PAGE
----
A divided federal appeals court yesterday reinstated a state manslaughter charge against the FBI sharpshooter who killed the wife of white separatist Randy Weaver and held that the marksman was not automatically entitled to immunity from prosecution.
In a 6 to 5 decision, the court raised sharp questions about the testimony of FBI sniper Lon Horiuchi about the bloody 1992 siege of Ruby Ridge in northern Idaho and said at one point that his actions seemed "more akin to recklessness than reasonable conduct."
"Assuming the facts alleged by the state," U.S. Circuit Judge Alex Kozinski wrote in the majority opinion, "this is not a case where a law enforcement officer fired his weapon under a mistaken belief that his fellow agents or members of the public were in immediate danger.
"Rather, a group of FBI agents formulated rules of engagement that permitted their colleagues to hide in the bushes and gun down men who posed no immediate threat. Such wartime rules are patently unconstitutional for a police action."
A federal judge in Boise had ruled in 1998 that Horiuchi was immune from prosecution under Idaho law because he was "acting within the scope of his federal authority" when he fired a bullet through a glass pane of the Weaver cabin door, killing Vicki Weaver and injuring family friend Kevin Harris.
Yesterday's decision by the U.S. Court of Appeals for the Ninth Circuit, meeting in San Francisco, said the finding was premature and sent the case back to U.S. District Judge Edward J. Lodge for evidentiary hearings to determine whether Horiuchi should stand trial.
"This is a good day for the citizens of the United States," Weaver, now living in Iowa, said of the ruling. "Someone has to hold these people accountable. It would be a scary country if they weren't. It's scary enough as it is."
FBI Director Louis J. Freeh said "we are very disappointed . . . and will continue to support Agent Horiuchi and his family as this litigation continues."
Idaho prosecutors, who have accused Horiuchi of involuntary manslaughter under state law, said they would proceed with the prosecution as soon as the papers reach Lodge. Special state prosecutor Stephen Yagman said he would pursue it "zealously."
The five dissenting judges said what happened at Ruby Ridge was deplorable and that Horiuchi "probably made serious mistakes in judgment." But they accused the majority of inventing disputes that had not been raised before and improperly relying on Senate testimony instead of sticking to the court record.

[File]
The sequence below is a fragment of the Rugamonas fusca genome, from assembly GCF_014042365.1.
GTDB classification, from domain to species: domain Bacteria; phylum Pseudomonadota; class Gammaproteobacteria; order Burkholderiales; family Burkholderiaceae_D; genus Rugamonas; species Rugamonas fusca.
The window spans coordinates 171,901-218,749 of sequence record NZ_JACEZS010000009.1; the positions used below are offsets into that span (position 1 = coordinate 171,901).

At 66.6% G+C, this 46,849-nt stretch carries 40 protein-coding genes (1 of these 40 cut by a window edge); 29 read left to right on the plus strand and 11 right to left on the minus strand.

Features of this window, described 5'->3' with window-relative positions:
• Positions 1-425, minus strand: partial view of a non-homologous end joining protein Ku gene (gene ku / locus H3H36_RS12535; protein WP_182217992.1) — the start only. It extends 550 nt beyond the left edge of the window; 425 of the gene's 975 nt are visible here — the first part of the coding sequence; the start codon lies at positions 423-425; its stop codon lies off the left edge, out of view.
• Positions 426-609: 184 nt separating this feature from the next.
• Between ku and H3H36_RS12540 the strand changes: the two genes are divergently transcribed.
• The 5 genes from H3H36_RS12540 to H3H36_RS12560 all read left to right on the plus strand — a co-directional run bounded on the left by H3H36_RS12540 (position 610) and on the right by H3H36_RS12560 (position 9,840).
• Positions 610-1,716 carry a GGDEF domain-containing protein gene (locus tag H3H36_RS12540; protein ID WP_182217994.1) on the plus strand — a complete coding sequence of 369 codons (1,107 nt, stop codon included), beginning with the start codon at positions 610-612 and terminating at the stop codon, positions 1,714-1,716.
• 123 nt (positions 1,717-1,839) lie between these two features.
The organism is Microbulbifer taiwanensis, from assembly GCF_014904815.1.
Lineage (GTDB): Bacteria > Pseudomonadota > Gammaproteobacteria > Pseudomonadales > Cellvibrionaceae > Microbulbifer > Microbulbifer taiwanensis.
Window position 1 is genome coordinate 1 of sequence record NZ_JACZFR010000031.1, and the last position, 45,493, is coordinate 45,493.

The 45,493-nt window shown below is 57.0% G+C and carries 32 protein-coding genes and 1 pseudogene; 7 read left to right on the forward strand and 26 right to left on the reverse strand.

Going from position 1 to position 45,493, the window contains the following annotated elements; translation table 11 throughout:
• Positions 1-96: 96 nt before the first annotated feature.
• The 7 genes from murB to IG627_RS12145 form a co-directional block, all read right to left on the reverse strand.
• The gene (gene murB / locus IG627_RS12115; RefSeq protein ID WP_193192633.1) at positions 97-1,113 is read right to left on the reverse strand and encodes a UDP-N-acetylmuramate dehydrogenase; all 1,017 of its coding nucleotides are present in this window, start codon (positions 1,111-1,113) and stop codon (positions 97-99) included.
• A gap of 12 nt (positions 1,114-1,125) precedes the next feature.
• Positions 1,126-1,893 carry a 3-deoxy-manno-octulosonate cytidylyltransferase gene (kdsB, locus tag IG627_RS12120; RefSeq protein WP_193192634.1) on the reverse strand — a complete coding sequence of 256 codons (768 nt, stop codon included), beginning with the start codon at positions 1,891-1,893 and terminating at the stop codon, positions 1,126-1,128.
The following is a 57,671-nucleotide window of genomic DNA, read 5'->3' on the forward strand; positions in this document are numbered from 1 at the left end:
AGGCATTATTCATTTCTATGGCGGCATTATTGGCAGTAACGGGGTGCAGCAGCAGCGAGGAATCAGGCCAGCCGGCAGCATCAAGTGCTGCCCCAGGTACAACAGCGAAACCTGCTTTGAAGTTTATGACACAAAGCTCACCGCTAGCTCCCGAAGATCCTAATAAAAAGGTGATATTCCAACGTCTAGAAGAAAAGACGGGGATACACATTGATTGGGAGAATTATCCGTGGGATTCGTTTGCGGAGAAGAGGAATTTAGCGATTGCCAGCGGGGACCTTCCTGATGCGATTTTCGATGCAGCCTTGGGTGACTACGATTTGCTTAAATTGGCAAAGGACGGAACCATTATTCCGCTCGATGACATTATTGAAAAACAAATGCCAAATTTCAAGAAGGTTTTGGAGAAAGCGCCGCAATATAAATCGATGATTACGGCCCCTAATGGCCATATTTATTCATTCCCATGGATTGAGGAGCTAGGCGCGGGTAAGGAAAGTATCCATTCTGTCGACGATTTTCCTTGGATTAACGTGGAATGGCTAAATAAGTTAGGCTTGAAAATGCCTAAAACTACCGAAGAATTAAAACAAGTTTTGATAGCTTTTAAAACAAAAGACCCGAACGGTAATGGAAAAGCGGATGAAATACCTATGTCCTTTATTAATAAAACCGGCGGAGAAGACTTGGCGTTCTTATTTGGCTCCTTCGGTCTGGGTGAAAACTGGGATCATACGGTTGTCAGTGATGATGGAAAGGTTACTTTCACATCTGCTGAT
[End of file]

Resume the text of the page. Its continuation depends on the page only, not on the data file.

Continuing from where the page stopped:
"There will be times when [federal] agents make mistakes, sudden judgment calls that turn out to be horribly wrong," the dissenters said. "We seriously delude ourselves if we think we serve the cause of liberty by throwing shackles on those agents and hauling them to the dock of a state criminal court when they make such mistakes, especially when the prosecuting state concedes they acted without malice."
One of the federal government's worst law enforcement debacles, the siege began in August 1992 when three federal marshals, part of a surveillance operation that had been spying on Weaver for more than a year, encountered Weaver, his 14-year-old son Sammy and Harris on a logging trail near the Weaver family cabin. The ensuing gunfight left one of the marshals, William Degan, and Sammy Weaver dead.
Horiuchi and fellow FBI sharpshooters were among hundreds of lawmen who surrounded the cabin the next day. When Weaver, Harris and Weaver's daughter Sara emerged, Horiuchi fired a first shot at Weaver, saying that he thought Weaver was pointing a weapon at an FBI helicopter flying overhead.
When the three fled for the cabin, with Vicki Weaver holding the door open with a baby in the other arm, Horiuchi fired again, saying he was trying to kill Harris -- whom he had mistaken for Weaver -- and that he "did not see Vicki Weaver behind the door."
Voicing strong doubts about Horiuchi's testimony, the majority said the FBI sharpshooter admitted at one point that he thought someone else might be standing behind the door and might even have seen Vicki Weaver when she came out on the porch after the first shot. Kozinski was also skeptical of Horiuchi's claims that he thought the helicopter was in danger and suggested he may have made up that story "to cover up his real reason for the shooting, which was to follow the orders he had been given to shoot any armed man on sight."